“In the Watches of the Night”: thought-provoking questions and scripture for March 3 sermon

Psalm 63

A Psalm of David, when he was in the Wilderness of Judah.

Notice that this opening explains why this Psalm is assigned in Lent. Lenten journeys are traditionally based on Jesus’ “temptation” in the “wilderness”/desert. This Psalm places King David, father of Solomon and progenitor of the Davidic/Messianic line (of which Jesus is a part) in the same wilderness generations before.

Biblical Wilderness experiences/desert times have an anticipated yield: some form of clarity or spiritual connection. What follows are some questions inspired by this beautiful Psalm that might help us to find greater clarity in our own Lenten journeys.

Consider this: what is our own wilderness space? Where is a place in which we can draw ourselves out of our routines for the sake of the space and quiet we need for clarity and divine connection? Is this something we have ever experienced? Is it something we want?  

The Psalm begins:
1 O God, you are my God, I seek you,
my soul thirsts for you;
my flesh faints for you,
as in a dry and weary land where there is no water.

The Psalmist’s longing is so palpable, the soul is in a desert space, yearning for a drink from God’s spirit. Have you ever experienced such longing? Just the image resonate?

2 So I have looked upon you in the sanctuary,
beholding your power and glory.

The sanctuary, or the place of worship, is so often designed to visually represent God’s power and glory. Is such a representation important to you? When you find yourself in need of God experience, do you look for visual cues like the majesty enthroned in soaring sanctuary spaces (like Plymouth’s)?

3 Because your steadfast love is better than life,
my lips will praise you.
4 So I will bless you as long as I live;
I will lift up my hands and call on your name.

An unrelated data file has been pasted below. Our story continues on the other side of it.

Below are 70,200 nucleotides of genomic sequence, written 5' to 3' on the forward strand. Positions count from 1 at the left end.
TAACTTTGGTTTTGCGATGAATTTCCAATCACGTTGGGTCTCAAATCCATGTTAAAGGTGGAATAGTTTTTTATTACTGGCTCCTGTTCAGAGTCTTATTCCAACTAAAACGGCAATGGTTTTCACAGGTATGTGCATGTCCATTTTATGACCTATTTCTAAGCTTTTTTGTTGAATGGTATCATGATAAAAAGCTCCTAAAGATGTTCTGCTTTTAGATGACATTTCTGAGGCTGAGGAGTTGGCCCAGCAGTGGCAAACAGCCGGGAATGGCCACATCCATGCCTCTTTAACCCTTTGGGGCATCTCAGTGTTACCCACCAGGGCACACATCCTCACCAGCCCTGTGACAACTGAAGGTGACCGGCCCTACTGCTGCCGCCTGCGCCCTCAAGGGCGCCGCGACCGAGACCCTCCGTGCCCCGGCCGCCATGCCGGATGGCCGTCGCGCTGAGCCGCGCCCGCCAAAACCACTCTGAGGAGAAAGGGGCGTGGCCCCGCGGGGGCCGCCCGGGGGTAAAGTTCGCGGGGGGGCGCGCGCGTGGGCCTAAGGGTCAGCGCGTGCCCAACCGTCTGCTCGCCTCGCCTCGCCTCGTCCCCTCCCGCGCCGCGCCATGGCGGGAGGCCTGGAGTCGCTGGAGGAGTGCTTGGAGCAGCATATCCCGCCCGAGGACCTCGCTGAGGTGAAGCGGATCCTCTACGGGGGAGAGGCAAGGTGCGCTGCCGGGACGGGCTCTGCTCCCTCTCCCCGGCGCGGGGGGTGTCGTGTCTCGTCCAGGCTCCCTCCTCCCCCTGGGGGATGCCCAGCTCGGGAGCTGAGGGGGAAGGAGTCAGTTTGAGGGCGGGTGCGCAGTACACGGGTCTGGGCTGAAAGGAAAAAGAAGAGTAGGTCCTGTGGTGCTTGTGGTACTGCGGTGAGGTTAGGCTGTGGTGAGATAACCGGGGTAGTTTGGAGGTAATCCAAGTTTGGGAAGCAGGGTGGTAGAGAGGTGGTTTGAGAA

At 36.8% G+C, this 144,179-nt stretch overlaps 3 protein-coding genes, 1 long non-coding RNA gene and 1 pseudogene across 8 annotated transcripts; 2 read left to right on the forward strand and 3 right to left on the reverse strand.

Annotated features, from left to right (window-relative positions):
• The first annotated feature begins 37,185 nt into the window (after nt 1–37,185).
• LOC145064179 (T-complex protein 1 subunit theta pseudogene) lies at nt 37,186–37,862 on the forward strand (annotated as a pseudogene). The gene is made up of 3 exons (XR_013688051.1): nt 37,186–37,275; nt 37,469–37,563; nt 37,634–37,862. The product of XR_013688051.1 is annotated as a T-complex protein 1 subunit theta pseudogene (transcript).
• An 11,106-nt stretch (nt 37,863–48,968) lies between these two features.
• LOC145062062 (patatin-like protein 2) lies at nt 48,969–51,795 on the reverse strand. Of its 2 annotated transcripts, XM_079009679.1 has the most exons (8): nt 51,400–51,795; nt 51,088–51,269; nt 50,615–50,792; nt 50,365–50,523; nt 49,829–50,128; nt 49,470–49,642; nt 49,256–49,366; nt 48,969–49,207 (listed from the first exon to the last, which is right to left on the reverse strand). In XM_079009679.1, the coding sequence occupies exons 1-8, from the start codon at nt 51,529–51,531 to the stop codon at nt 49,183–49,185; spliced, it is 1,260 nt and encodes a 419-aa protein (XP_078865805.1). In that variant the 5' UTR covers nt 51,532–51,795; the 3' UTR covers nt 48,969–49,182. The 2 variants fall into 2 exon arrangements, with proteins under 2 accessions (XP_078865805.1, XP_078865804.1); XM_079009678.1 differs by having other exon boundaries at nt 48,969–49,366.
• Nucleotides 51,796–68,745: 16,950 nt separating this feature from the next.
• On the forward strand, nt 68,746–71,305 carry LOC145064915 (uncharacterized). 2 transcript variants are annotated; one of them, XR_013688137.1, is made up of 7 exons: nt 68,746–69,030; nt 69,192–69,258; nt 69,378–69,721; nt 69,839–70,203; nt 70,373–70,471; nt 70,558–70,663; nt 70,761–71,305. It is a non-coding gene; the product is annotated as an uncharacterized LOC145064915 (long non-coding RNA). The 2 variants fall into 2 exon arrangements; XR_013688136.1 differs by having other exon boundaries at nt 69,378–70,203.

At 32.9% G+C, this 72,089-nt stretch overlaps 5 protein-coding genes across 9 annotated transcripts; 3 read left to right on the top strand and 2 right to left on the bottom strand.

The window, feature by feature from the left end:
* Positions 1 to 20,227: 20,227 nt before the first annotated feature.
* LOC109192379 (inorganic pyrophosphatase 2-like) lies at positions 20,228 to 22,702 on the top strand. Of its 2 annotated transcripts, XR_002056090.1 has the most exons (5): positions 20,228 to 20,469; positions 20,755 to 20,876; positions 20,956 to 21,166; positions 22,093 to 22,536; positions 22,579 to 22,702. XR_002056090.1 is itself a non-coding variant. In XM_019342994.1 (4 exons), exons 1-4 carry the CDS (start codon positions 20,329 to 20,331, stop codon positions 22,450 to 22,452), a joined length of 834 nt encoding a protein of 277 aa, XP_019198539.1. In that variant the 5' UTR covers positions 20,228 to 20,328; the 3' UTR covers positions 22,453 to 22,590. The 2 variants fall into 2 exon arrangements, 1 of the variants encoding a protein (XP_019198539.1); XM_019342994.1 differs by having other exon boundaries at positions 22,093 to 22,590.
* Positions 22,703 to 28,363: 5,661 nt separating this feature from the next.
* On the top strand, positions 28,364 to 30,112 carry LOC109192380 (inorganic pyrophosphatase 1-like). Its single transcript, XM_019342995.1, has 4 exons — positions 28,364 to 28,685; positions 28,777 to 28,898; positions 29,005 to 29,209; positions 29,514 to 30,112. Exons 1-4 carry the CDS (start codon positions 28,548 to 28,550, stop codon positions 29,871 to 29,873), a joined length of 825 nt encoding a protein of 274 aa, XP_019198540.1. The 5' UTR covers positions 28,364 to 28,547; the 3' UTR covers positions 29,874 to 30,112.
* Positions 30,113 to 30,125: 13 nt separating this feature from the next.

In a rapidly changing world, the idea of God’s “steadfastness” or unchangeability resonates with the Psalmist in a number of Psalms. Does it bring you comfort to think of God as steadfast and resolute? What difference does it make that the Psalmist, here, refers not to God as steadfast but God’s love as steadfast?

5 My soul is satisfied as with a rich feast,*
and my mouth praises you with joyful lips

What shape does your praise of God take in your own life? Is it a story you often tell? A feeling you often share? Why or why not?

6 when I think of you on my bed,
and meditate on you in the watches of the night;

Is there something precious, special, peculiar about God-thoughts that you have in the quiet of rest? What do they look like? Can you recall dreaming about God? Another way of asking this is if you see any communication between you and God in your rest?

7 for you have been my help,
and in the shadow of your wings I sing for joy.
8 My soul clings to you;
your right hand upholds me.

How has God been your help? Have you felt sheltered or protected by God? Would you consciously claim that your “soul clings to” God? What might that look like? Is this something for which you yearn?

Prayer: God bless the parched places, the quiet spaces, the wilderness graces in our crazy, beautiful lives. Amen

Rev. Kaji SpellmanSpellman.sm
Sabbatical Minister

About PlymouthSpirit

Plymouth Congregational Church is a progressive faith community grounded in the Christian tradition. We are spiritual, loving, relevant and transforming.
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